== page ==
IT WAS A little-noticed comment with big potential implications in this city's struggles with homelessness.

During an appearance on OPB last week, Mayor Charlie Hales casually dropped word that there would be "hundreds of more homeless beds in the next few weeks."

Hales and his interviewer let the comment pass, but the questions lingered: Where would these beds be? How would a city that has struggled mightily to shelter its swelling ranks of homeless people so nimbly find new space, and so soon?

The mayor's office wasn't saying anything. But Hales' budget requests have filled out the picture somewhat.

As the Mercury first reported, the mayor's asking his city council colleagues to spend $1 million on renovating a former army reserve center in Southwest Portland into a short-term shelter space. It's a piece of roughly $2.75 million Hales wants to put toward the city's new housing "state of emergency" as part of twice-yearly budget recalibrations.

The improvements Hales' office wants to make to that old army reserve center—on SW Multnomah, just west of SW Barbur—would help the building on its way to its eventual role as an emergency preparation center. In the meantime, they'd make it "shelter ready" for more than 100 homeless Portlanders on any given night, according to Hales' chief of staff, Josh Alpert, who opened up about the plans after we'd reported on them.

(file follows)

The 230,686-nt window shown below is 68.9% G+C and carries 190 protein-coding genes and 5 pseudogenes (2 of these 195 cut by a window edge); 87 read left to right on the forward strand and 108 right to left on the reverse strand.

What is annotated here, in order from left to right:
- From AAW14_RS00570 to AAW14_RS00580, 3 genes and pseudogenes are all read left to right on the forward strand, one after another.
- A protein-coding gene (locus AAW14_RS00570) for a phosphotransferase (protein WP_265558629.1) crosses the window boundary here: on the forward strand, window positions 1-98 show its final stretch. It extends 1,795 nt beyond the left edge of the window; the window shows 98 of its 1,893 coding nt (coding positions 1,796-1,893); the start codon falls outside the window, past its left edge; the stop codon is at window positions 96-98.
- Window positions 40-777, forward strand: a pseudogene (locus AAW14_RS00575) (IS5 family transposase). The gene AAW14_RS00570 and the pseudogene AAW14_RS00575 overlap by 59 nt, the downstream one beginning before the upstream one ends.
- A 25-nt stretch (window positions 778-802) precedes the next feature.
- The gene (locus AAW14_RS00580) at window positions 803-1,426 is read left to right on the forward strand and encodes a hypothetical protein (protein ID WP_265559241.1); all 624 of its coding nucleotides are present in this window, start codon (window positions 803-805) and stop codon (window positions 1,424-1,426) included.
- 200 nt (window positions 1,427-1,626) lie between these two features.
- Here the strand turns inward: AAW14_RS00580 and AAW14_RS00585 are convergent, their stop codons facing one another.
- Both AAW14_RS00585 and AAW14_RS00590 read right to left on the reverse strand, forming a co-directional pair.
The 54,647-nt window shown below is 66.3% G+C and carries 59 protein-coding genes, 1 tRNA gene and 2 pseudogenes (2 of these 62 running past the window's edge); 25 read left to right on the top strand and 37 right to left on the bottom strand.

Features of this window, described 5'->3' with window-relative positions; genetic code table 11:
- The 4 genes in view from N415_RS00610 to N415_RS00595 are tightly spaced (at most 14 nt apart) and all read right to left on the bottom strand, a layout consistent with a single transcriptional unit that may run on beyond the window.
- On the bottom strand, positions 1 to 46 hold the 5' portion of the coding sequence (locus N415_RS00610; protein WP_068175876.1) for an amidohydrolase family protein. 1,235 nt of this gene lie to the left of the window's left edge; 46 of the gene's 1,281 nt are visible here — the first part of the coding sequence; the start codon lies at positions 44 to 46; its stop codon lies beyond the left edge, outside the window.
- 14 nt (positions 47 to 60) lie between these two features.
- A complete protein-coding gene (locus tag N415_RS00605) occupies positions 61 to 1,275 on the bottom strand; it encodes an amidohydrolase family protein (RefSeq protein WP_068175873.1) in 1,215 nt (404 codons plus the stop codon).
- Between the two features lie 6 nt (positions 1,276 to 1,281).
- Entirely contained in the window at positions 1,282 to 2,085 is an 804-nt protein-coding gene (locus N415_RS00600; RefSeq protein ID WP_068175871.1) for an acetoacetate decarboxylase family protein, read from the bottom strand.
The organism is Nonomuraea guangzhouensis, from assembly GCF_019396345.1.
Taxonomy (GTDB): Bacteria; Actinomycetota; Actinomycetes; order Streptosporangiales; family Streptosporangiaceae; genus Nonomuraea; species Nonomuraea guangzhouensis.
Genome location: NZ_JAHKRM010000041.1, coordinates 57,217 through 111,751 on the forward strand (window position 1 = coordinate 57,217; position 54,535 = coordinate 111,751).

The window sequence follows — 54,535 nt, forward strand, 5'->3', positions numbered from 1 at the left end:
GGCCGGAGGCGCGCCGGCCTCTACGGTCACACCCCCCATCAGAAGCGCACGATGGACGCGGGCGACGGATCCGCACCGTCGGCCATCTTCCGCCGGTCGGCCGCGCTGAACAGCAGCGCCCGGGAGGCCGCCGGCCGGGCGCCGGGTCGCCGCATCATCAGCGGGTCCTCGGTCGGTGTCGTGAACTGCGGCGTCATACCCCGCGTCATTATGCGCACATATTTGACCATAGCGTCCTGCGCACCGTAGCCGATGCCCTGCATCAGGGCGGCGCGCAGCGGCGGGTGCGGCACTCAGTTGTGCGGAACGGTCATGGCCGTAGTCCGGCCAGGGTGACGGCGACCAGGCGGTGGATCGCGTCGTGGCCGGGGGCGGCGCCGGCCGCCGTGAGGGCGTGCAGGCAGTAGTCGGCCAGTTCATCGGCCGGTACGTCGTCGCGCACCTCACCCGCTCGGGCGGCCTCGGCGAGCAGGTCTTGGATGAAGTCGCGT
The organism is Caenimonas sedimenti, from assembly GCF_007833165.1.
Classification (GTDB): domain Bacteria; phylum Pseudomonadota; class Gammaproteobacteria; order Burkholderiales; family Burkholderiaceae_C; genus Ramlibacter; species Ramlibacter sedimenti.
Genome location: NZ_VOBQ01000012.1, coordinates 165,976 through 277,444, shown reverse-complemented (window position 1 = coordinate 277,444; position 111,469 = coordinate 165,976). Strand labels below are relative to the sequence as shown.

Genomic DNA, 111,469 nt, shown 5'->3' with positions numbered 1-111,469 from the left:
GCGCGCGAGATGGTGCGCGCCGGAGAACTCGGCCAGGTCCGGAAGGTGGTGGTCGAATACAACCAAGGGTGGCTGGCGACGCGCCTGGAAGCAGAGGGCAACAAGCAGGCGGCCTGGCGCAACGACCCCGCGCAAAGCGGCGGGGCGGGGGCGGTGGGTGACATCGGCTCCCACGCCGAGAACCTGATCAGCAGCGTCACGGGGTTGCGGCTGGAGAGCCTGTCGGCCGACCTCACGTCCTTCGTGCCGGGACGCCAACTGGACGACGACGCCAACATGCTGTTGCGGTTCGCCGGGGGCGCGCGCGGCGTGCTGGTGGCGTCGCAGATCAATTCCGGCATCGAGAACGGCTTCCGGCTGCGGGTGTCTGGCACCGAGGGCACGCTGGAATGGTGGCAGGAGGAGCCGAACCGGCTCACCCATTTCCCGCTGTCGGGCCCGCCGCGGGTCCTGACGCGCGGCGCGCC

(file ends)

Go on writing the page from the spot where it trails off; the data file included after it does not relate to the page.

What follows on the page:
That's a potential wave in what Alpert predicts will be a blitzkrieg of new shelter space—made potentially easier to establish by relaxed zoning codes approved under Portland's housing emergency declaration.

Hales' new budget request, up for consideration November 4, also includes $1.26 million that would be used to create roving "shelter management teams" that will travel to new shelter spaces the mayor's office is quietly pursuing.

"If we're going to be creating pop-up shelters—temporary shelter all over town—it would be way too cost-intrusive to have full-scale providers running day-to-day operations," Alpert says. Instead, squads of housing resource officers, mental health specialists, and veterans' advocates could travel from spot to spot.

It's not Hales' idea. The notion of mobile resource teams began with A Home for Everyone, a wide-ranging group formed to scheme about fighting homelessness. The city and Multnomah County have pledged a combined $30 million to help the group's action plans come to fruition—but most of it won't be available until next summer.

That's the way these things go in this city, where it seems new low-income housing is always months off, and dollars to help thousands of unsheltered residents off the streets are always in next year's budget. It's laudable, then, that we're getting some immediacy—particularly as winter takes hold.

This may get unpleasant. Portland's neighborhood groups are great at finding benign and well-meaning-sounding reasons for opposing shelters. And there will be plenty of skeptical questions to ask (like how those hundreds of homeless people off SW Barbur would get back into downtown).

Let's embrace it all, and then be rational. This is an emergency, after all.